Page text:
Greek singer Demis Roussos, who sold more than 60 million albums worldwide, has died aged 68 the Hygeia Hospital in Athens has confirmed to the BBC.
He was best known for his solo hits in the 1970s and 80s, including Forever and Ever, Goodbye and Quand je t'aime.
He was also a member of progressive rock group Aphrodite's Child.
Roussos went on to enjoy a successful solo career, topping the charts in several countries with Forever And Ever in 1973, before doing the same in the UK in 1976.
Other solo hits include My Friend the Wind, My Reason, Someday Somewhere and Happy To Be On An Island In The Sun.
Roussos' fondness for kaftans saw him dubbed "the Kaftan King" and he often wore them for his performances on shows such as Top of the Pops.
He was also famous for his vocal adaptation of the score from the 1981 film Chariots of Fire, which had been composed by Vangelis.
In 1978 he decided to keep a lower profile and moved to Malibu Beach in the US.Plane hijack
On 14 June, 1985, Roussos boarded TWA Flight 847 from Athens to Rome - and found himself at the mercy of the Lebanese militant group Hezbollah, who hijacked the plane.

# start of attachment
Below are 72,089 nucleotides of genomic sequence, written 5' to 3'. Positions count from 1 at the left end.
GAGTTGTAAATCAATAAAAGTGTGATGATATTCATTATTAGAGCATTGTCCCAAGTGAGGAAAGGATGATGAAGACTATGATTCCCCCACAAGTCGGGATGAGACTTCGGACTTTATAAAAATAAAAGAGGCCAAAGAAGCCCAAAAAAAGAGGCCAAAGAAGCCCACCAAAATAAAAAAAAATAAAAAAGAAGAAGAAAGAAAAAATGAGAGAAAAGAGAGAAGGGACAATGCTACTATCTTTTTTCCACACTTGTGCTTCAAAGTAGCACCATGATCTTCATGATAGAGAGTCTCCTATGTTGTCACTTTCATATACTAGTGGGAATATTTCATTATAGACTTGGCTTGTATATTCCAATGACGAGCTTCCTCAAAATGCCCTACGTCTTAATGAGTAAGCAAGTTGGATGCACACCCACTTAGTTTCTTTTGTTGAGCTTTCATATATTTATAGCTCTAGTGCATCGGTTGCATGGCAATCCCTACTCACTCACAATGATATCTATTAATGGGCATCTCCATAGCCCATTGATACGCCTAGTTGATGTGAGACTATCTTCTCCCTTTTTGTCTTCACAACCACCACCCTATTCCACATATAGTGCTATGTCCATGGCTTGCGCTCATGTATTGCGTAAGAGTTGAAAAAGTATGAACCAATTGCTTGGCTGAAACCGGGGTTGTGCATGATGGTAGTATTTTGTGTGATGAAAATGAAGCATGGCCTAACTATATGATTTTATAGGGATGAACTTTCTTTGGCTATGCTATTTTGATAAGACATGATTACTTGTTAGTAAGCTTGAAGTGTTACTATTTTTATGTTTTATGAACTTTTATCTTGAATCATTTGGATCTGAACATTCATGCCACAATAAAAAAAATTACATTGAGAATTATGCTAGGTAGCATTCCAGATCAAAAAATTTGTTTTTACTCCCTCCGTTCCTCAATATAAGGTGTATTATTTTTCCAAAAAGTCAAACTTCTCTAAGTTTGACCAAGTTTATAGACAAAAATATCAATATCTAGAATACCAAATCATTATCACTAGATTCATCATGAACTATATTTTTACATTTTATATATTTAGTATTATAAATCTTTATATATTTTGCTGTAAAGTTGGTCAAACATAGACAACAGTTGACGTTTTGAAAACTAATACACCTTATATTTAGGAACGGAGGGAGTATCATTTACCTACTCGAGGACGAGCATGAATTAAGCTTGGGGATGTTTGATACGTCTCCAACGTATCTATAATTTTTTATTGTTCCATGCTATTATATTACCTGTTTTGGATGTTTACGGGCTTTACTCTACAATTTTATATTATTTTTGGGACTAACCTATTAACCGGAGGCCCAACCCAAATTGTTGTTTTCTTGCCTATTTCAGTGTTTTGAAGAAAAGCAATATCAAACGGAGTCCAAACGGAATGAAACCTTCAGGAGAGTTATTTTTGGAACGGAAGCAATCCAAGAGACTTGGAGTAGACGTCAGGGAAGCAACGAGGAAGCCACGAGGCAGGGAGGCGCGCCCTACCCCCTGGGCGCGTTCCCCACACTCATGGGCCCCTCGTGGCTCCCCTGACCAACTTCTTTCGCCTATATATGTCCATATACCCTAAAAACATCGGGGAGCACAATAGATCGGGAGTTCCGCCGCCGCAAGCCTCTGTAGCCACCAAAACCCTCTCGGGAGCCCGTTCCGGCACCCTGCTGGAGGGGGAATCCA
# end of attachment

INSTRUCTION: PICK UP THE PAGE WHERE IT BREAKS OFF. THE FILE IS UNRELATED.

The men, who had smuggled a pistol and grenades through airport security, held the passengers at gunpoint.
The militant group demanded the release of 17 members of Hezbollah and the Iraqi Islamic Daawa Party, who had been detained in Kuwait for attacks that killed six people in 1983.
Roussos spent his 39th birthday in captivity, before being released in Beirut on 18 June - but most of the remaining 153 passengers spent 17 days on the plane.
Speaking to the Reuters news agency at the time, the singer said he had been "treated quite well".
"They gave me a birthday cake and they gave me a guitar, to sing," he said. "They have been very polite and very nice with us."Return to music
Over the years, his quote became misinterpreted and distorted. Some papers said he had serenaded the hijackers. Others claimed he had pledged allegiance to Hezbollah.
Roussos, who rarely spoke about the incident, admitted he was riled by the exaggerations in an interview with Australia's Daily Telegraph in 2006.
"It is not every day that a pop superstar gets involved with terrorism as a victim, so the press takes advantage of that to say things they think are funny.
''I would like to see the journalist [who first reported the claim] in front of gunpoint like I was. Believe me, if he was there he would be so scared he wouldn't care about writing such stupidities like that.''
The experience changed his life and afterwards he decided the best way he could help others and promote understanding in the world was by returning to music.
He released his album The Story of Demis Roussos not long after.